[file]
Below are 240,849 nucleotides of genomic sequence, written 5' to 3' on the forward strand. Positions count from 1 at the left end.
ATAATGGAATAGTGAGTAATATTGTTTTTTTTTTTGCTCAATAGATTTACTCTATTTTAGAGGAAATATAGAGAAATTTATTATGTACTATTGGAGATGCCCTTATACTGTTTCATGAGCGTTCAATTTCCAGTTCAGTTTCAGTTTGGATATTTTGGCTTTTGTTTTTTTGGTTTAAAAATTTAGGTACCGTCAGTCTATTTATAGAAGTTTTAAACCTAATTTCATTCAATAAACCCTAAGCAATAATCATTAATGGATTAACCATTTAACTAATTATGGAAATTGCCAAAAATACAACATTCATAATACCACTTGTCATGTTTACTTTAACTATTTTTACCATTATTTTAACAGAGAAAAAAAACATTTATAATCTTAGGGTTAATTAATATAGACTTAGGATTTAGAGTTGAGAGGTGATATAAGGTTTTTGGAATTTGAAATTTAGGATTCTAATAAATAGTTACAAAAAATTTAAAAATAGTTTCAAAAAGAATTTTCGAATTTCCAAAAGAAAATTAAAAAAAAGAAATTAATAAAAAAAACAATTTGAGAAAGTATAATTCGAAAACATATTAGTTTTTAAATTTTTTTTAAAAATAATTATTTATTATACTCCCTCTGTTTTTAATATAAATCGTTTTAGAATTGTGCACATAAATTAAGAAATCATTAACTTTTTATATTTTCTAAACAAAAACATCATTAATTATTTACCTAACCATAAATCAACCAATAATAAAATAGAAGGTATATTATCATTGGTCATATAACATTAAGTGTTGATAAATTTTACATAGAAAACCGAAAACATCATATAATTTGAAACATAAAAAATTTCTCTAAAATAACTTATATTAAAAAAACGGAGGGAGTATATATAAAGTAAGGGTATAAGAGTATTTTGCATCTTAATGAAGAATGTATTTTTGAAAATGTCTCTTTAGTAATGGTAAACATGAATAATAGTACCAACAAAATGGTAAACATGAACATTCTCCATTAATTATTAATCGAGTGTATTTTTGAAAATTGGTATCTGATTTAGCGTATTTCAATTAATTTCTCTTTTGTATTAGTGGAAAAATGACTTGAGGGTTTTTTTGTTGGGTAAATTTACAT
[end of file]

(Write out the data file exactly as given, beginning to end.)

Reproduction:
Below are 240,849 nucleotides of genomic sequence, written 5' to 3' on the forward strand. Positions count from 1 at the left end.
ATAATGGAATAGTGAGTAATATTGTTTTTTTTTTTGCTCAATAGATTTACTCTATTTTAGAGGAAATATAGAGAAATTTATTATGTACTATTGGAGATGCCCTTATACTGTTTCATGAGCGTTCAATTTCCAGTTCAGTTTCAGTTTGGATATTTTGGCTTTTGTTTTTTTGGTTTAAAAATTTAGGTACCGTCAGTCTATTTATAGAAGTTTTAAACCTAATTTCATTCAATAAACCCTAAGCAATAATCATTAATGGATTAACCATTTAACTAATTATGGAAATTGCCAAAAATACAACATTCATAATACCACTTGTCATGTTTACTTTAACTATTTTTACCATTATTTTAACAGAGAAAAAAAACATTTATAATCTTAGGGTTAATTAATATAGACTTAGGATTTAGAGTTGAGAGGTGATATAAGGTTTTTGGAATTTGAAATTTAGGATTCTAATAAATAGTTACAAAAAATTTAAAAATAGTTTCAAAAAGAATTTTCGAATTTCCAAAAGAAAATTAAAAAAAAGAAATTAATAAAAAAAACAATTTGAGAAAGTATAATTCGAAAACATATTAGTTTTTAAATTTTTTTTAAAAATAATTATTTATTATACTCCCTCTGTTTTTAATATAAATCGTTTTAGAATTGTGCACATAAATTAAGAAATCATTAACTTTTTATATTTTCTAAACAAAAACATCATTAATTATTTACCTAACCATAAATCAACCAATAATAAAATAGAAGGTATATTATCATTGGTCATATAACATTAAGTGTTGATAAATTTTACATAGAAAACCGAAAACATCATATAATTTGAAACATAAAAAATTTCTCTAAAATAACTTATATTAAAAAAACGGAGGGAGTATATATAAAGTAAGGGTATAAGAGTATTTTGCATCTTAATGAAGAATGTATTTTTGAAAATGTCTCTTTAGTAATGGTAAACATGAATAATAGTACCAACAAAATGGTAAACATGAACATTCTCCATTAATTATTAATCGAGTGTATTTTTGAAAATTGGTATCTGATTTAGCGTATTTCAATTAATTTCTCTTTTGTATTAGTGGAAAAATGACTTGAGGGTTTTTTTGTTGGGTAAATTTACAT